Study: 63% of Americans say the Super Bowl is ill-suited for political messages
- Sixty-three percent of Americans believe the Super Bowl is not the appropriate place for political messages, according to a study by Burson-Marsteller's Fan Experience group and WPP Group's PBS research consultancy. However, millennials are more open to political statements during the game, with 51% saying the Super Bowl is a "very appropriate" or "somewhat appropriate" venue. Thirty-six percent of Gen Xers said the same, while more than half of baby boomers said it's not appropriate for political messages.
- Meanwhile, 55% of both millennials and Gen Xers would be disappointed if the Super Bowl didn't include ads, compared to 41% of baby boomers, the survey found.
- Three out of five viewers, along with 87% of "constant social media users," said they're interested in the social media content that brands provide alongside commercials during the game. Among all respondents, 64% said they plan to use social media during the game on Feb. 4 — 78% of millennials and 42% of baby boomers. Facebook is the social channel of choice for 53% of respondents, followed by Instagram at 22%, Twitter at 20%, YouTube at 17% and Snapchat at 16%, per the study.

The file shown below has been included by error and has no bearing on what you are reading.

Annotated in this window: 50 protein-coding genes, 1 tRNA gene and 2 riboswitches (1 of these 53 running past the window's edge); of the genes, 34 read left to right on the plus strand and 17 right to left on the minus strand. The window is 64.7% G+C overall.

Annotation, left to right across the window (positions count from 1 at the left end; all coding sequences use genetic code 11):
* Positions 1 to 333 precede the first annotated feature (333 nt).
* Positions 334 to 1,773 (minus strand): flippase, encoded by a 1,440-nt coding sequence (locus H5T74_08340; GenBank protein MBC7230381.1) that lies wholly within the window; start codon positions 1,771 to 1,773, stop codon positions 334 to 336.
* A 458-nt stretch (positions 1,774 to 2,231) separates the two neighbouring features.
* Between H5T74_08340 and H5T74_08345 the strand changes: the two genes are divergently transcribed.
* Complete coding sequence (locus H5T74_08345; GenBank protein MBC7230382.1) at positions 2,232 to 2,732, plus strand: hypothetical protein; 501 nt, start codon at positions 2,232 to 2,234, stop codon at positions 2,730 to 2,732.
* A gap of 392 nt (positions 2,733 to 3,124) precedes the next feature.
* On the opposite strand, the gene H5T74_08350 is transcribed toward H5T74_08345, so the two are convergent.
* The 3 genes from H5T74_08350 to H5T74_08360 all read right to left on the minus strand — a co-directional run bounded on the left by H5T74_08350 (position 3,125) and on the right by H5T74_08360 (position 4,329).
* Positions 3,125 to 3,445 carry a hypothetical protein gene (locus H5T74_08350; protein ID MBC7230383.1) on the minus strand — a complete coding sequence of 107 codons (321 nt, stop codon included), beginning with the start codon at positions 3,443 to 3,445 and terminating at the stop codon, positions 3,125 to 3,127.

When it comes to whether or not to address political or social issues in marketing, research from different sources suggests marketers need to determine the answer on a case-by-case basis. The current NFL season has been plagued by political and social controversy stemming from players taking a knee during the national anthem amid declining viewership. Following the season-long controversy, it appears that many fans want to focus on the game and spectacle of the Super Bowl instead of viewing messages about hot-button issues. The Burson-Marsteller study found that most fans want to keep their entertainment political-free, but other recent studies have shown the opposite, with many consumers rewarding brands that take a stance on an issue or focus on a social cause. About 70% of consumers believe brands should take public stances on issues, such as immigration and race relations, a survey by Sprout Social found.
For most viewers, the Super Bowl is more than just a football game, but a broader experience with some of the most talked-about ads of the year and an elaborate halftime show — and 55% of those surveyed said they like it that way. Super Bowl commercials are a big part of the entertainment for many, and this year, some marketers have used social media to tease their ads before the big game as a way to drive engagement on their social channels and generate buzz in the weeks before the game, as opposed to releasing the full ad early. This approach appears to be a win with fans, as 69% of consumers said they will wait to see ads during the game. Before the game, 13% will learn about ads from news stories, and 12% (19% of millennials) will look for previews of ads, the study found.
Facebook is where 72% of consumers go to see clips of Super Bowl ads before the big game, a smart move, as 87% use Facebook to share ads with family and friends on social channels. These findings emphasize the value of a comprehensive Super Bowl campaign that includes a strong social media element.